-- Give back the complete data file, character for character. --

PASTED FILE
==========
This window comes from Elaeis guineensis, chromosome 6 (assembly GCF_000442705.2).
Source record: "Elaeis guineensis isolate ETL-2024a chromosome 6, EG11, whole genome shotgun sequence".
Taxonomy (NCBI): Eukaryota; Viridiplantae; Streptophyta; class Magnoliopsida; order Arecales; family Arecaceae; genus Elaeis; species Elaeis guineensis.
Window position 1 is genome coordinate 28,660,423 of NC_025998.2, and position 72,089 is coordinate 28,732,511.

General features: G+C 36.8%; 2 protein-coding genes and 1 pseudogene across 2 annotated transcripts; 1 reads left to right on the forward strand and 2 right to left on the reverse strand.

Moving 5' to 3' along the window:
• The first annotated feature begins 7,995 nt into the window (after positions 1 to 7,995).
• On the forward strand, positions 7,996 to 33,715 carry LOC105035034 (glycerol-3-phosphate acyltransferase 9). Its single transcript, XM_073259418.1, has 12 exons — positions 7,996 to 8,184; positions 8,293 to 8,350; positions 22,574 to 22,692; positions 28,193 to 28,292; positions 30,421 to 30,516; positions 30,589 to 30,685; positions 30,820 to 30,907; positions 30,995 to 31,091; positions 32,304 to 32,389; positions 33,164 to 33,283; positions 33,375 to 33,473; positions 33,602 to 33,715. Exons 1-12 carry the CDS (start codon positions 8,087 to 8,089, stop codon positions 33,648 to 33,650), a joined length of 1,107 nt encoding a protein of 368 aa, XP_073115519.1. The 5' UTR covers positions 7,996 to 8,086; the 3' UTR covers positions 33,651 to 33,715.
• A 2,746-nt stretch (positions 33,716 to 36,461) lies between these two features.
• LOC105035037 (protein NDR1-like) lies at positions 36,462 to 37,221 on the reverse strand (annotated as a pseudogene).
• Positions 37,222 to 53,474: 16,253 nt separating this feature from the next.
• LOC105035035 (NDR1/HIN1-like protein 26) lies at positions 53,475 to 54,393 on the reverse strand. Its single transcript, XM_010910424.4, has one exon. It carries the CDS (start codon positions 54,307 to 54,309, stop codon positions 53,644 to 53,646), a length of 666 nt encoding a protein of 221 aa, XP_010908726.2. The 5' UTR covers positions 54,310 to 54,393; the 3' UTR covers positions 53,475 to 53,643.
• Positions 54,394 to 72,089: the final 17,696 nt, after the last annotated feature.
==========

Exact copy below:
This window comes from Elaeis guineensis, chromosome 6 (assembly GCF_000442705.2).
Source record: "Elaeis guineensis isolate ETL-2024a chromosome 6, EG11, whole genome shotgun sequence".
Taxonomy (NCBI): Eukaryota; Viridiplantae; Streptophyta; class Magnoliopsida; order Arecales; family Arecaceae; genus Elaeis; species Elaeis guineensis.
Window position 1 is genome coordinate 28,660,423 of NC_025998.2, and position 72,089 is coordinate 28,732,511.

General features: G+C 36.8%; 2 protein-coding genes and 1 pseudogene across 2 annotated transcripts; 1 reads left to right on the forward strand and 2 right to left on the reverse strand.

Moving 5' to 3' along the window:
• The first annotated feature begins 7,995 nt into the window (after positions 1 to 7,995).
• On the forward strand, positions 7,996 to 33,715 carry LOC105035034 (glycerol-3-phosphate acyltransferase 9). Its single transcript, XM_073259418.1, has 12 exons — positions 7,996 to 8,184; positions 8,293 to 8,350; positions 22,574 to 22,692; positions 28,193 to 28,292; positions 30,421 to 30,516; positions 30,589 to 30,685; positions 30,820 to 30,907; positions 30,995 to 31,091; positions 32,304 to 32,389; positions 33,164 to 33,283; positions 33,375 to 33,473; positions 33,602 to 33,715. Exons 1-12 carry the CDS (start codon positions 8,087 to 8,089, stop codon positions 33,648 to 33,650), a joined length of 1,107 nt encoding a protein of 368 aa, XP_073115519.1. The 5' UTR covers positions 7,996 to 8,086; the 3' UTR covers positions 33,651 to 33,715.
• A 2,746-nt stretch (positions 33,716 to 36,461) lies between these two features.
• LOC105035037 (protein NDR1-like) lies at positions 36,462 to 37,221 on the reverse strand (annotated as a pseudogene).
• Positions 37,222 to 53,474: 16,253 nt separating this feature from the next.
• LOC105035035 (NDR1/HIN1-like protein 26) lies at positions 53,475 to 54,393 on the reverse strand. Its single transcript, XM_010910424.4, has one exon. It carries the CDS (start codon positions 54,307 to 54,309, stop codon positions 53,644 to 53,646), a length of 666 nt encoding a protein of 221 aa, XP_010908726.2. The 5' UTR covers positions 54,310 to 54,393; the 3' UTR covers positions 53,475 to 53,643.
• Positions 54,394 to 72,089: the final 17,696 nt, after the last annotated feature.